What is a qualified appraisal?
When you are considering an appraisal, it’s important to find a qualified appraiser who has a meaningful education, including appraisal theory, ethics, principles, procedures and law. Continuing education is important to ensure the appraiser is up to date on the latest appraisal standards. Many “experts” can identify an item but not understand how to decipher the complicated marketplaces used to determine values for specific uses.
How do I know if someone is a qualified appraiser?
The Appraisal Foundation, a Congressional subcommittee, identifies qualified appraisers through their rigorous appraisal qualification requirements for personal property appraisals. Members of sponsoring organizations, such as The International Society of Appraisers, are required to adhere to these standards. Accredited or Certified membership in such an appraisal organization indicates commitment to an agreed upon standard of professionalism. It is important to ask a prospective appraiser specifically about their qualifications. Many self-proclaimed appraisers have no formal professional education. Asking for a resume will help you evaluate their qualifications.
For more detailed information see “Questions to Ask an Appraiser.” (Insert link from ISA website here)
Continuing education is vital for qualified appraisers as regulations and procedures are frequently changing. Even if an appraiser is a member of a group that trains and tests its members, you should ask if their credentialing is current. Some organizations allow members to retain status without updating their education.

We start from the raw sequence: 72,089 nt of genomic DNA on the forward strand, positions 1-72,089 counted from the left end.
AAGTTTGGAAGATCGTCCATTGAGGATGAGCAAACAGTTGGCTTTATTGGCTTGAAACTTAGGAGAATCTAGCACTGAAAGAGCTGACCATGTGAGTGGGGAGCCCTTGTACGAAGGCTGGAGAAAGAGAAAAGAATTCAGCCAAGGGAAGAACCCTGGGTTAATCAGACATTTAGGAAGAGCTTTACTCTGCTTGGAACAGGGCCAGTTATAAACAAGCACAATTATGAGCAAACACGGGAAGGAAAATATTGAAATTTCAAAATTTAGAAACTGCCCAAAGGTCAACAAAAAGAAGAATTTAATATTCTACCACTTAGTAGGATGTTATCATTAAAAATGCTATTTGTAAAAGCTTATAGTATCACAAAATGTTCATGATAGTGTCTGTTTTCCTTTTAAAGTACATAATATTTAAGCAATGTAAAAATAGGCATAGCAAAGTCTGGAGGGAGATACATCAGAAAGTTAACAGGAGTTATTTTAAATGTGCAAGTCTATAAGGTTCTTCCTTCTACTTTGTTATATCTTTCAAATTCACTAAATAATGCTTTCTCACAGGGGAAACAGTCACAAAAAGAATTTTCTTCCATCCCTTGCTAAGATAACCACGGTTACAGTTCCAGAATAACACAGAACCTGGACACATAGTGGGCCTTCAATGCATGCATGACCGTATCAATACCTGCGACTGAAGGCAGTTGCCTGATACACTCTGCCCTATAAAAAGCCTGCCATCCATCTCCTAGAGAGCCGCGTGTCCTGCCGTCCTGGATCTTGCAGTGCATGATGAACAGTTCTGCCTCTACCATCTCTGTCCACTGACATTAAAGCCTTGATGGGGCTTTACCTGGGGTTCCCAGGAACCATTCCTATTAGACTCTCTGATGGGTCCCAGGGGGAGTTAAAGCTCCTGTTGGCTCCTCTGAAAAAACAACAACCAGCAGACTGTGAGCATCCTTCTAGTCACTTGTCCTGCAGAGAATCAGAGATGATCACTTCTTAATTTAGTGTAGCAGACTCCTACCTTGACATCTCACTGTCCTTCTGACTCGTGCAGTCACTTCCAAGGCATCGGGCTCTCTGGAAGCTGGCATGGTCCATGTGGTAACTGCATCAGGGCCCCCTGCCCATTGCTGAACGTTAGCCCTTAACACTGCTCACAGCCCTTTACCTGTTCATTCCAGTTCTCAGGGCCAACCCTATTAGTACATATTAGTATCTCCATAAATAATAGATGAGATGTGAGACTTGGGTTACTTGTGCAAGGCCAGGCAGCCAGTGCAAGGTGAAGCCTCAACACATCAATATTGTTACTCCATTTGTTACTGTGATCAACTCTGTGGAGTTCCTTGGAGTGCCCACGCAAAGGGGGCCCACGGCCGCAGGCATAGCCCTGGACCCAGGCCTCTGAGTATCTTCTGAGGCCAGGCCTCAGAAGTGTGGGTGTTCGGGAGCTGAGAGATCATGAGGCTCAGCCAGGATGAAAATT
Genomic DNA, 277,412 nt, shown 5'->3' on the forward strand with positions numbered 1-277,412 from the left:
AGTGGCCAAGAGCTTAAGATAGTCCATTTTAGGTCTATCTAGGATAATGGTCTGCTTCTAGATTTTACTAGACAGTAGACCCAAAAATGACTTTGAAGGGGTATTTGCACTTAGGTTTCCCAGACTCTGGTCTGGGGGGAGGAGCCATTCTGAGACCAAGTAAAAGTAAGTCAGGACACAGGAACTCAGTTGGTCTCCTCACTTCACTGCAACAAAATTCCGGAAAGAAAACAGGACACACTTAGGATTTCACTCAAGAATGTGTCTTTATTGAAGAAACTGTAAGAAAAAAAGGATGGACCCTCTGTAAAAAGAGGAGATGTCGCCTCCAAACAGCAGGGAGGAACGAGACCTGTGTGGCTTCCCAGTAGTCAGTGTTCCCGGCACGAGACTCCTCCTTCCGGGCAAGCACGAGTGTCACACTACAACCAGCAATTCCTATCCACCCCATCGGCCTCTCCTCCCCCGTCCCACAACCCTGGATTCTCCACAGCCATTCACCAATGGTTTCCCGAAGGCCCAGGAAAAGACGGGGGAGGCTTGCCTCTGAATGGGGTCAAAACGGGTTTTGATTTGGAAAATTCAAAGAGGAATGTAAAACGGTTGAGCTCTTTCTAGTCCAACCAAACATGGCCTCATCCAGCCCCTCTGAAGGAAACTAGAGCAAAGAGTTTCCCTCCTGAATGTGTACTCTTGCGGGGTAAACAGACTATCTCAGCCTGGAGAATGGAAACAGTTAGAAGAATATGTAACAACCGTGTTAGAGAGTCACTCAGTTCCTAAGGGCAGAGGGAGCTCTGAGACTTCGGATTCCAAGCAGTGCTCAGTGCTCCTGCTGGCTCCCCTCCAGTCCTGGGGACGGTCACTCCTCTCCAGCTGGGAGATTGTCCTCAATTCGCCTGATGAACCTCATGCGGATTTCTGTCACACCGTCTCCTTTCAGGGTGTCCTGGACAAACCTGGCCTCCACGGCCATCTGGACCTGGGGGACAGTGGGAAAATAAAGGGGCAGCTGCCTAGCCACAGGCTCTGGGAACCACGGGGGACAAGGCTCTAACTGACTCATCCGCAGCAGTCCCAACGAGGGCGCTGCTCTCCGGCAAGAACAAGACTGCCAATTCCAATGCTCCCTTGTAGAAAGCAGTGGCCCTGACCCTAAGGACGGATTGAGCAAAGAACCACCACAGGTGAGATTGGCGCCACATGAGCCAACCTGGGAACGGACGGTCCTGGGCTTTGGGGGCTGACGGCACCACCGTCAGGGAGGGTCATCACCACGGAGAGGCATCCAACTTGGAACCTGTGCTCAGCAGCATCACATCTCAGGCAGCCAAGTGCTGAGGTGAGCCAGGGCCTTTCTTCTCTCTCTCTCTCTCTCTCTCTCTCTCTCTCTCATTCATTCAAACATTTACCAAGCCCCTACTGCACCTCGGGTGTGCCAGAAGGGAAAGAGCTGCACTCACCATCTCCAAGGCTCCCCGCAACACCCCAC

To learn more about the credentials of our team members, click on the ISA icon below.
Why does it matter how I’m going to use the appraisal?
It’s important for the appraiser to know your purpose for the appraisal. The same item may have different values depending on how the appraisal will be used. For example, the value for consumer resale will be different than for the purpose of obtaining insurance, loan collateral will be different from charitable contribution.
A qualified appraiser will be educated in the various appraisal uses, values and marketplace and should ask you appropriate questions to determine and ensure the proper type of value for your needs.
What about items that are not your specialty?
Be wary if anyone claims to be an expert at everything. Appraisers are not authenticators unless they have demonstrated experience in a specific area recognized by their piers. Aletheia Appraisals relies on a wide network of qualified appraisers to handle property requiring multiple types of expertise and in so doing ensures the quality of the appraisal.
How are fees determined?
Never hire an appraiser who charges a contingency fee or percentage of the appraised value. This would be a conflict of interest and the IRS will not accept an appraisal of this type.
Like all professional and trustworthy appraisers, Aletheia Appraisals will base fees on a set hourly rate or a per item rate. We may consider a total flat rate (for a predetermined number of items or project) or a daily onsite rate for large projects. Additional reports and court appearances may be subject to an additional fee arrangement. Please contact us to discuss a plan for your individual project.